Education for Innovational Leadership
EMPAC provides limitless opportunities to inspire future leaders
By John Kolb ’79
The Brooklyn Bridge. The Apollo spacecraft program. The Ferris wheel. E-mail. Guided always by our motto of “knowledge and thoroughness,” Rensselaer has a long history of educating the people whose innovations revolutionize the world.
In the 19th and 20th centuries, when Rensselaer was helping to define modern technological education, “knowledge and thoroughness” generally meant flooding students with as much information as possible, and hoping they’d retain most of it.
Today, as the world is seeking global leaders with the ability and creativity to solve unprecedented problems, imparting “knowledge and thoroughness” requires a new approach to education, one that encompasses critical thinking, technical knowledge, interdisciplinary inquiry, technological innovation, and experiential learning.
Through a firm commitment to fostering creativity and inventiveness, multidisciplinary collaboration, and the communication skills necessary to express vision, Rensselaer is once again defining what a technological education should be. A clear illustration of that point is the Experimental Media and Performing Arts Center (EMPAC), which will open in October.
Both a world-class performing arts venue and a state-of-the-art platform for research, EMPAC will bring together artists and scientists, engineers and designers under one roof, forging an intellectual community that has never before existed.
An incubator for innovation, EMPAC will create unprecedented opportunities for artists and scientists to encounter and to inspire each other in seemingly limitless ways.
An acoustics researcher attending a musical performance in the concert hall in which differing sounds are projected from the stage, from the balcony, and from a device hanging above the audience might suddenly be inspired to consider the human auditory system in a new way, and to collaborate with the musicians to research a new method to aid the hearing impaired.
Likewise, an artist passing by a studio in which a scientist is using motion capture technology for perception research might be inspired to develop an experimental dance piece with the researcher using the technology to explore how interactivity between the virtual and real worlds might elicit different audience response.
At EMPAC art, science, and technology will encounter, challenge, and change each other, spurring exploration and discovery.
This focus on interdisciplinary collaboration, design, and creativity has always been an educational keystone in Rensselaer curricula, evident in courses such as Introduction to Engineering Design, the senior engineering capstone course held in the Multidisciplinary Design Laboratory, and the undergraduate degree program in Design, Innovation, and Society. EMPAC will extend that emphasis to all Rensselaer faculty, staff, students, artists, and researchers.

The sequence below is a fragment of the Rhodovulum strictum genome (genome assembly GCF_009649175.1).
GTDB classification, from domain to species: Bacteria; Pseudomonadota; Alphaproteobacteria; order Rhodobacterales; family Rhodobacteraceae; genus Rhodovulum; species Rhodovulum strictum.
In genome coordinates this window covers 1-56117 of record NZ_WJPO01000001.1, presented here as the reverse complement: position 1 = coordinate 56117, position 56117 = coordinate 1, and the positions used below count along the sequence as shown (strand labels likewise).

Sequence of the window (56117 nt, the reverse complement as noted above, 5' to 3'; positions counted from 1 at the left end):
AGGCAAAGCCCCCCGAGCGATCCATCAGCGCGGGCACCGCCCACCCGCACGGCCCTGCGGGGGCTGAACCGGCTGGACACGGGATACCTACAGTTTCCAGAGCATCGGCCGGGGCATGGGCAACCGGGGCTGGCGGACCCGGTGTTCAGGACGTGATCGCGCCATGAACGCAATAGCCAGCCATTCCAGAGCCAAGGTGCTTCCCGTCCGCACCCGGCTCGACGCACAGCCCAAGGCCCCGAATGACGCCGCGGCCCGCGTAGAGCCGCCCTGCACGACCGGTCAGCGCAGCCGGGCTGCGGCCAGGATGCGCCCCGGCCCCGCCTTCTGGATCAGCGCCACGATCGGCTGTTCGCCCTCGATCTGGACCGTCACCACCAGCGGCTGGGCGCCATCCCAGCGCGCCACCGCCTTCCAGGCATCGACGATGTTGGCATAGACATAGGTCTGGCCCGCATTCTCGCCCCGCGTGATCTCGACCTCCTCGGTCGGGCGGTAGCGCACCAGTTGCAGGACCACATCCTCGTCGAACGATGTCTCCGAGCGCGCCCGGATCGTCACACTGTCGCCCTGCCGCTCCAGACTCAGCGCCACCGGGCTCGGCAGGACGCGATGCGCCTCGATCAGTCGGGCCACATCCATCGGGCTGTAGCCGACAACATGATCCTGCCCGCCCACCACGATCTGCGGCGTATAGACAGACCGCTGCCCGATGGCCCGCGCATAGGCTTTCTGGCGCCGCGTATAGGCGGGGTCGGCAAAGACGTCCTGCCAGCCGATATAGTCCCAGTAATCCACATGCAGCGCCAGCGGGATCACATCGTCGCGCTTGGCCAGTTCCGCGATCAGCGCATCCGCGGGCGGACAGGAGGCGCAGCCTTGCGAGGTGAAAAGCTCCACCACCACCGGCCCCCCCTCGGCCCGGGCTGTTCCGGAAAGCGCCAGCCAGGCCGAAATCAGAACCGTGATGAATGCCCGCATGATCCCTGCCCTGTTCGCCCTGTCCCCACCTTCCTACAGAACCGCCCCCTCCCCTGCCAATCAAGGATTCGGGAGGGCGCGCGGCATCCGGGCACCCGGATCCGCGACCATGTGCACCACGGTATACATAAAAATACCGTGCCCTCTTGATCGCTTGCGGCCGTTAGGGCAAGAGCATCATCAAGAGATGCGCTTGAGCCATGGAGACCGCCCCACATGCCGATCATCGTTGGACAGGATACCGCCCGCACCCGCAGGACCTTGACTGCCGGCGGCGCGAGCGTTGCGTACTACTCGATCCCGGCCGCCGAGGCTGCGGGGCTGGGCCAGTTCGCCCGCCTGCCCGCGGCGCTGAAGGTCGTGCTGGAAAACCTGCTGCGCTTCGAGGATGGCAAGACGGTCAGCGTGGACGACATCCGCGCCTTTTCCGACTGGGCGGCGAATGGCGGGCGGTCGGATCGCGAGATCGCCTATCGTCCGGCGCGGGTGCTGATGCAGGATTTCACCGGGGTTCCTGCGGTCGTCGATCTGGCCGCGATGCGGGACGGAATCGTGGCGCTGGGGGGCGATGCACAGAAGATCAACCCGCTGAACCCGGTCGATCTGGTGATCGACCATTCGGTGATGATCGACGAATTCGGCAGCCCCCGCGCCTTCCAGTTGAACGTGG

I have seen very few neatly packaged real-life problems that can be solved with a simple equation. In fact, the most interesting problems usually cross disciplinary boundaries and include aspects of culture and people. Certainly some components can sometimes be solved analytically, but there are also needs for creative approaches. Sometimes we can become too focused on finding “the right answer.” If our educational processes are overly focused on analytics, then we may be missing the importance of ensuring that we are addressing the “right problem.” To compete in the evolving global economy, it will not only be necessary to produce smart engineers and scientists we must produce innovative technological leaders.
EMPAC provides an opportunity for us to remain on the leading edge of innovation education, by creating unmatched opportunities to meld the creativity of the arts with the discovery and discipline of the sciences and engineering.
A fully realized education is much more than a classroom experience. It is exposure to research laboratories, campus life opportunities, and informal interactions with members of a diverse intellectual community. EMPAC provides for Rensselaer’s students all of those things.
As President Jackson has said, “science and technology are the concern of all our citizens...society therefore needs scientists and engineers who are able to speak out, guide the public, establish policy in short, to serve as leaders. They must be not only technically brilliant but also articulate, broadminded, and humane. EMPAC will help our students grow into such leaders.”
Exposure to EMPACits facilities, its artistic performances and exhibitions, and the researchers, scientists, and artists who will collaborate there is essential to forging the “innovative problem-solvers, excellent communicators, interdisciplinary thinkers, team participants, and skilled leaders” that the Rensselaer Plan describes.
Fostering innovation at the nexus of the arts, sciences, and technology to produce the inventors and inventions that will continue to change the world is a radical but imperative mission. But now is the time, and we are ready.
What a great time to be a part of how Rensselaer is once again leading to define what a technological education should be.